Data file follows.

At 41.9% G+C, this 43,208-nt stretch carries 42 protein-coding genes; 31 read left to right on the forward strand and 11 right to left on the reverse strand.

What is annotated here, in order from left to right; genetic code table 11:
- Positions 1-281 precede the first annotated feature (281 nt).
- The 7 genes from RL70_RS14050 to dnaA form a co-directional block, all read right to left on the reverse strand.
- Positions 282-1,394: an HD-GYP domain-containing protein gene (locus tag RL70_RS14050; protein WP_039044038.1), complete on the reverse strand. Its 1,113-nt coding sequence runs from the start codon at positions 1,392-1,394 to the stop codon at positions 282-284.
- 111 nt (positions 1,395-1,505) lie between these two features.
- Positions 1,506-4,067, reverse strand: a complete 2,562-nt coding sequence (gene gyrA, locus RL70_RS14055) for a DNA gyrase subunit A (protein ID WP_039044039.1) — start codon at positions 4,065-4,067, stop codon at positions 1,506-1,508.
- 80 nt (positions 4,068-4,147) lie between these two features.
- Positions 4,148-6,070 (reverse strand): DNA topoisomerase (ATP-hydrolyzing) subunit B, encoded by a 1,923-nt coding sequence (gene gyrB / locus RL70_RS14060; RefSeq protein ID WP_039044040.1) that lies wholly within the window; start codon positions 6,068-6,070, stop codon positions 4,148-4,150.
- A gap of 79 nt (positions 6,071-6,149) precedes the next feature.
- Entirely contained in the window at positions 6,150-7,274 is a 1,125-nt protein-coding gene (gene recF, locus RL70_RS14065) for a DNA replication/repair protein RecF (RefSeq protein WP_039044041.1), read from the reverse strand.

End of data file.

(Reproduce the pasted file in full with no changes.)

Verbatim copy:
At 41.9% G+C, this 43,208-nt stretch carries 42 protein-coding genes; 31 read left to right on the forward strand and 11 right to left on the reverse strand.

What is annotated here, in order from left to right; genetic code table 11:
- Positions 1-281 precede the first annotated feature (281 nt).
- The 7 genes from RL70_RS14050 to dnaA form a co-directional block, all read right to left on the reverse strand.
- Positions 282-1,394: an HD-GYP domain-containing protein gene (locus tag RL70_RS14050; protein WP_039044038.1), complete on the reverse strand. Its 1,113-nt coding sequence runs from the start codon at positions 1,392-1,394 to the stop codon at positions 282-284.
- 111 nt (positions 1,395-1,505) lie between these two features.
- Positions 1,506-4,067, reverse strand: a complete 2,562-nt coding sequence (gene gyrA, locus RL70_RS14055) for a DNA gyrase subunit A (protein ID WP_039044039.1) — start codon at positions 4,065-4,067, stop codon at positions 1,506-1,508.
- 80 nt (positions 4,068-4,147) lie between these two features.
- Positions 4,148-6,070 (reverse strand): DNA topoisomerase (ATP-hydrolyzing) subunit B, encoded by a 1,923-nt coding sequence (gene gyrB / locus RL70_RS14060; RefSeq protein ID WP_039044040.1) that lies wholly within the window; start codon positions 6,068-6,070, stop codon positions 4,148-4,150.
- A gap of 79 nt (positions 6,071-6,149) precedes the next feature.
- Entirely contained in the window at positions 6,150-7,274 is a 1,125-nt protein-coding gene (gene recF, locus RL70_RS14065) for a DNA replication/repair protein RecF (RefSeq protein WP_039044041.1), read from the reverse strand.